Saying Goodbye To A Hero
Today I write with a heavy heart. Because today I say goodbye to a hero – Robin Williams. No, I didn’t know him. We had no chance encounters. No chatting over cocktails. I never even saw him up close.
But I feel like I knew him.
We all did.
Because he made us laugh, over and over, and worked his way into our hearts. Every decade of my life has his footprint on it. I experienced him from an audience. I learned from him as another funny person studying the art of humor.
From Mork to Patch Adams to Mrs. Doubtfire, to all the characters he played that gave me laughter, hope, wisdom, courage, and belief. He embodied the art and soul of making people laugh and feel.
The Dark Side of Comedy
While I haven’t suffered from dark depression as he did, and will not try to say I know how he felt, I do know what it feels like to be seen by the world as the one always laughing even when you’re not laughing on the inside.
Even funny people have pain.
Comedians just learn to laugh at it, or rather laugh through it.
As a motivational speaker, I’m always trying to make people happy. As Robin reminds me, it’s not that easy. And some darkness is just insurmountable. Even in death, Robin teaches me to see those suffering from depression through the eyes of compassion.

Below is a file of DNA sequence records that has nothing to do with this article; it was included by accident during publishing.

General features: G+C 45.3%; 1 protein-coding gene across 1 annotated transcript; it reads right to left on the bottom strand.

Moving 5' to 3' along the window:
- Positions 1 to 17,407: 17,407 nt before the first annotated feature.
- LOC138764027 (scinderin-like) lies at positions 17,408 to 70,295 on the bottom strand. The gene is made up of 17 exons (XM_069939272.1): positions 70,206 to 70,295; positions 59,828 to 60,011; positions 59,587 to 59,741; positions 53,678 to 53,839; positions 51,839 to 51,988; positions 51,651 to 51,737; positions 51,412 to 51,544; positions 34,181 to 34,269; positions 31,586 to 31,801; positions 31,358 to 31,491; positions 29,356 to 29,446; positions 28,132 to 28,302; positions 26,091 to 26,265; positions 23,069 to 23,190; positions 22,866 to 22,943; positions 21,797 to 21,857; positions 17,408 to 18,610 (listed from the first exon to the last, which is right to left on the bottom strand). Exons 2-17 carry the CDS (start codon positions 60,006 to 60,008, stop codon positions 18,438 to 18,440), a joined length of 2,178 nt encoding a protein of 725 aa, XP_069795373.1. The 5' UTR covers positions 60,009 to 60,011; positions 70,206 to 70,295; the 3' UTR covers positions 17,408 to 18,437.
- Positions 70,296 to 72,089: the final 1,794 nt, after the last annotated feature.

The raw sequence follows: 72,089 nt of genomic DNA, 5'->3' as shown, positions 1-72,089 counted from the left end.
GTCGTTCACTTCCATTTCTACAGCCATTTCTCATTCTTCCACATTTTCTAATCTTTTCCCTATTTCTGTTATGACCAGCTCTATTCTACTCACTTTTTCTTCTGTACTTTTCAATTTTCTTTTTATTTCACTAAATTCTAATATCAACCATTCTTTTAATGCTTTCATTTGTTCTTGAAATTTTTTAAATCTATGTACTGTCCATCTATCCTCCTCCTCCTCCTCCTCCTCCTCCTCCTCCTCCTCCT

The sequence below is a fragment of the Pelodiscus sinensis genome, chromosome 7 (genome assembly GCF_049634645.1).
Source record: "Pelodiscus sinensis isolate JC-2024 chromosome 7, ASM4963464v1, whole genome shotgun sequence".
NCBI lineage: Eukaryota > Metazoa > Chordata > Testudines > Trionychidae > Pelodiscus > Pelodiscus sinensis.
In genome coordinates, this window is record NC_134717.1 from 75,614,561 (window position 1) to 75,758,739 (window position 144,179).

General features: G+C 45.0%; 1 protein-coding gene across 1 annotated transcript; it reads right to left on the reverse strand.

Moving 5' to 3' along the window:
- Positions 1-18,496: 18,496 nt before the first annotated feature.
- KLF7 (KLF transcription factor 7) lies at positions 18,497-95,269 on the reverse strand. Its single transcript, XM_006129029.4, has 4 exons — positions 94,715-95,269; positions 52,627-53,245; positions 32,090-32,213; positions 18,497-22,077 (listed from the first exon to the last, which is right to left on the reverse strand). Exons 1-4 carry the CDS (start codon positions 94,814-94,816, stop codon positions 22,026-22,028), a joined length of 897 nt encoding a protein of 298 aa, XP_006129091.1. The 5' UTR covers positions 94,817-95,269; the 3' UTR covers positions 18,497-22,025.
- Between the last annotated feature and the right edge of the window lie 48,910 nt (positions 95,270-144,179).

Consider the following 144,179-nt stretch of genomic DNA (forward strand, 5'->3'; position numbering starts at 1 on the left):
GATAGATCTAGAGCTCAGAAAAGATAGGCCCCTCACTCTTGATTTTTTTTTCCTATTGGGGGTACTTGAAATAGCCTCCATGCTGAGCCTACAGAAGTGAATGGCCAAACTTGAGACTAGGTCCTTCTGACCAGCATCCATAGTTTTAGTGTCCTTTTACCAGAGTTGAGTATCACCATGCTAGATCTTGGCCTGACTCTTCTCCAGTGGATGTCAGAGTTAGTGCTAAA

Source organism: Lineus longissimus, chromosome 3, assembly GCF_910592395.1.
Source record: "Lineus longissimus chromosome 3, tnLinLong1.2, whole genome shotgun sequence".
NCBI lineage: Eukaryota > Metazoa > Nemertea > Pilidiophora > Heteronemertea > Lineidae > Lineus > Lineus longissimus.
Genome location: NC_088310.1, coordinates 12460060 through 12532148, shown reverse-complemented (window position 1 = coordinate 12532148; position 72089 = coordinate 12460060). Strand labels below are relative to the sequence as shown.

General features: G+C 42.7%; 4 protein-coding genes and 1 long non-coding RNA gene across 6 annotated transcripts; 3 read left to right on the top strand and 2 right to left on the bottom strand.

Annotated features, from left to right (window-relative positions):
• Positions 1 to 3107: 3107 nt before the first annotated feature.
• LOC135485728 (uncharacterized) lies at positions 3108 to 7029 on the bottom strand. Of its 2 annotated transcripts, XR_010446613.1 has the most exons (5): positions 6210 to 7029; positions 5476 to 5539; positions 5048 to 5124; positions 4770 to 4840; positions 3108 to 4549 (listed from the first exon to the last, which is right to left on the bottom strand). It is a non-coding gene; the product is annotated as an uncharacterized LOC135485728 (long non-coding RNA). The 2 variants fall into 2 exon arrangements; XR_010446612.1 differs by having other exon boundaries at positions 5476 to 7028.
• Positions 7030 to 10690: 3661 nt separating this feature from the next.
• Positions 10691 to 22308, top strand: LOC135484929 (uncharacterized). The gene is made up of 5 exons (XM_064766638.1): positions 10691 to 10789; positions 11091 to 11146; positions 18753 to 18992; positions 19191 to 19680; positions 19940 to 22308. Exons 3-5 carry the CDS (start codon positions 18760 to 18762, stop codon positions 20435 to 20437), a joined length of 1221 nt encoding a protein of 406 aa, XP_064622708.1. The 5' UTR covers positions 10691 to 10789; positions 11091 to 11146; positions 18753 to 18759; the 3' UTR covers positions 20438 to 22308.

To Those Who Understand How Robin Felt
I would also like to make a quiet plea to anyone out there reading this, who understands exactly how Robin felt – who faces a darkness each day that threatens to overwhelm them. Please don’t wait for us to pick up on a silent clue. Please don’t suffer in silence.
Please don’t go through this alone. Please reach out and get the help you need. There may be people out there who can help you find the light again.
Gone But Not Gone
He may not be here, but his legacy will live on forever through his characters and his movies – his goofy smile, contagious laugh, and wise eyes. Robin, you always have, and always will make a lot of people in this world happy.
My heart breaks that you weren’t able to find it yourself.
Rest in peace.
Need help? Know someone who needs help? In the U.S., call 1-800-273-8255 for the National Suicide Prevention Lifeline